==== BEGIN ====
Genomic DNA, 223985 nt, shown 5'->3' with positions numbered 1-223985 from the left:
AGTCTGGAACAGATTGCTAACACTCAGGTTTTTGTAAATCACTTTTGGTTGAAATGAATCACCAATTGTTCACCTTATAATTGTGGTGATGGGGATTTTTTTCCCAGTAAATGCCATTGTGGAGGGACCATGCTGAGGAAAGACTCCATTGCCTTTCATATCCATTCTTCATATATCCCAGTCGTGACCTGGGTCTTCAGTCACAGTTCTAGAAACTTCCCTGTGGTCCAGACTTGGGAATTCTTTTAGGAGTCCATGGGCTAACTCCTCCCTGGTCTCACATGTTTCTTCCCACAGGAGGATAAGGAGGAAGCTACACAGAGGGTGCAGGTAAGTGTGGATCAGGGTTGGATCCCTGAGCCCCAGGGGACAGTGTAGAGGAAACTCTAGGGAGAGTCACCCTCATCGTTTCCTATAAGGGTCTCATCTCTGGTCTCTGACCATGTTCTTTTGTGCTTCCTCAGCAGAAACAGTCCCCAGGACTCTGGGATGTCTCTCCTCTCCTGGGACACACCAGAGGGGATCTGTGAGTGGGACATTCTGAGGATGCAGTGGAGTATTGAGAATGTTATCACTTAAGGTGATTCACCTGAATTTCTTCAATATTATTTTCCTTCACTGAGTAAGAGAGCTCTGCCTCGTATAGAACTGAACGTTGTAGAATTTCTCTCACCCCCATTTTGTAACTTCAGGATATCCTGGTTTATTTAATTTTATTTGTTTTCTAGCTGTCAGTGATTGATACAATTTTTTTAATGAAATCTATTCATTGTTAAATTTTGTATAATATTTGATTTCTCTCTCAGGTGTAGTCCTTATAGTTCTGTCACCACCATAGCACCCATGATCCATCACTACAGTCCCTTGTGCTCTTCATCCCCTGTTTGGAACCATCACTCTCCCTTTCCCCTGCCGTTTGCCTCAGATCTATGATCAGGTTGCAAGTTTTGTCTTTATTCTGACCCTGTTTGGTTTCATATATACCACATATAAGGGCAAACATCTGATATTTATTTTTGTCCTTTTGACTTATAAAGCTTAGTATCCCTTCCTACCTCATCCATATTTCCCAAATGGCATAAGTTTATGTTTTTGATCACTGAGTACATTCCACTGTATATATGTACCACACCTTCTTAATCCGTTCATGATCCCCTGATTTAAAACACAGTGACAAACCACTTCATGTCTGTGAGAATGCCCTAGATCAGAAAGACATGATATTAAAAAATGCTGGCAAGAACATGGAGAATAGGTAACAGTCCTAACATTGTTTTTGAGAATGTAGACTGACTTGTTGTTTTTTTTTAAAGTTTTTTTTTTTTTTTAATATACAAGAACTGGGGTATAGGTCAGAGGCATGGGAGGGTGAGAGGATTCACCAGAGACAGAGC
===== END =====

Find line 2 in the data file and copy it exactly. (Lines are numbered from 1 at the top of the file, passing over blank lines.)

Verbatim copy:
AGTCTGGAACAGATTGCTAACACTCAGGTTTTTGTAAATCACTTTTGGTTGAAATGAATCACCAATTGTTCACCTTATAATTGTGGTGATGGGGATTTTTTTCCCAGTAAATGCCATTGTGGAGGGACCATGCTGAGGAAAGACTCCATTGCCTTTCATATCCATTCTTCATATATCCCAGTCGTGACCTGGGTCTTCAGTCACAGTTCTAGAAACTTCCCTGTGGTCCAGACTTGGGAATTCTTTTAGGAGTCCATGGGCTAACTCCTCCCTGGTCTCACATGTTTCTTCCCACAGGAGGATAAGGAGGAAGCTACACAGAGGGTGCAGGTAAGTGTGGATCAGGGTTGGATCCCTGAGCCCCAGGGGACAGTGTAGAGGAAACTCTAGGGAGAGTCACCCTCATCGTTTCCTATAAGGGTCTCATCTCTGGTCTCTGACCATGTTCTTTTGTGCTTCCTCAGCAGAAACAGTCCCCAGGACTCTGGGATGTCTCTCCTCTCCTGGGACACACCAGAGGGGATCTGTGAGTGGGACATTCTGAGGATGCAGTGGAGTATTGAGAATGTTATCACTTAAGGTGATTCACCTGAATTTCTTCAATATTATTTTCCTTCACTGAGTAAGAGAGCTCTGCCTCGTATAGAACTGAACGTTGTAGAATTTCTCTCACCCCCATTTTGTAACTTCAGGATATCCTGGTTTATTTAATTTTATTTGTTTTCTAGCTGTCAGTGATTGATACAATTTTTTTAATGAAATCTATTCATTGTTAAATTTTGTATAATATTTGATTTCTCTCTCAGGTGTAGTCCTTATAGTTCTGTCACCACCATAGCACCCATGATCCATCACTACAGTCCCTTGTGCTCTTCATCCCCTGTTTGGAACCATCACTCTCCCTTTCCCCTGCCGTTTGCCTCAGATCTATGATCAGGTTGCAAGTTTTGTCTTTATTCTGACCCTGTTTGGTTTCATATATACCACATATAAGGGCAAACATCTGATATTTATTTTTGTCCTTTTGACTTATAAAGCTTAGTATCCCTTCCTACCTCATCCATATTTCCCAAATGGCATAAGTTTATGTTTTTGATCACTGAGTACATTCCACTGTATATATGTACCACACCTTCTTAATCCGTTCATGATCCCCTGATTTAAAACACAGTGACAAACCACTTCATGTCTGTGAGAATGCCCTAGATCAGAAAGACATGATATTAAAAAATGCTGGCAAGAACATGGAGAATAGGTAACAGTCCTAACATTGTTTTTGAGAATGTAGACTGACTTGTTGTTTTTTTTTAAAGTTTTTTTTTTTTTTTAATATACAAGAACTGGGGTATAGGTCAGAGGCATGGGAGGGTGAGAGGATTCACCAGAGACAGAGC